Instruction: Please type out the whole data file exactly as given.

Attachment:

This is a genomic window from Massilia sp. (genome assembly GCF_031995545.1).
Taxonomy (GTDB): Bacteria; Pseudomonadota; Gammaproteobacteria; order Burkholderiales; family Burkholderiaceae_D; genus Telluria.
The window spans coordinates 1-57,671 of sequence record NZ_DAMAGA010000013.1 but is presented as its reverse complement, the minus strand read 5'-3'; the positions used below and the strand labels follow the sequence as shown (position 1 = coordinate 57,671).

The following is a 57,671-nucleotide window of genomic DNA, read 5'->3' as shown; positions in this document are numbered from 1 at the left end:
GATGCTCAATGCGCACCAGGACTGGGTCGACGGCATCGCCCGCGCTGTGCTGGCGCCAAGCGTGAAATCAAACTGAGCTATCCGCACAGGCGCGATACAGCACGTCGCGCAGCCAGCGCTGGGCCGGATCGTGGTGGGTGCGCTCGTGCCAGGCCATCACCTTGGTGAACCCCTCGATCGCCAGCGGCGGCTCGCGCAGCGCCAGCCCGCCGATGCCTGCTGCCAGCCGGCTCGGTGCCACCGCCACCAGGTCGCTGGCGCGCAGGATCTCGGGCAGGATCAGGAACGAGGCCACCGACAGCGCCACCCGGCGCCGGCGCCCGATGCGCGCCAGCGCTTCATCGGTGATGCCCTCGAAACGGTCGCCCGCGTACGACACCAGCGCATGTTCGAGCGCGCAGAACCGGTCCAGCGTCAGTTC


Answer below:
This is a genomic window from Massilia sp. (genome assembly GCF_031995545.1).
Taxonomy (GTDB): Bacteria; Pseudomonadota; Gammaproteobacteria; order Burkholderiales; family Burkholderiaceae_D; genus Telluria.
The window spans coordinates 1-57,671 of sequence record NZ_DAMAGA010000013.1 but is presented as its reverse complement, the minus strand read 5'-3'; the positions used below and the strand labels follow the sequence as shown (position 1 = coordinate 57,671).

The following is a 57,671-nucleotide window of genomic DNA, read 5'->3' as shown; positions in this document are numbered from 1 at the left end:
GATGCTCAATGCGCACCAGGACTGGGTCGACGGCATCGCCCGCGCTGTGCTGGCGCCAAGCGTGAAATCAAACTGAGCTATCCGCACAGGCGCGATACAGCACGTCGCGCAGCCAGCGCTGGGCCGGATCGTGGTGGGTGCGCTCGTGCCAGGCCATCACCTTGGTGAACCCCTCGATCGCCAGCGGCGGCTCGCGCAGCGCCAGCCCGCCGATGCCTGCTGCCAGCCGGCTCGGTGCCACCGCCACCAGGTCGCTGGCGCGCAGGATCTCGGGCAGGATCAGGAACGAGGCCACCGACAGCGCCACCCGGCGCCGGCGCCCGATGCGCGCCAGCGCTTCATCGGTGATGCCCTCGAAACGGTCGCCCGCGTACGACACCAGCGCATGTTCGAGCGCGCAGAACCGGTCCAGCGTCAGTTC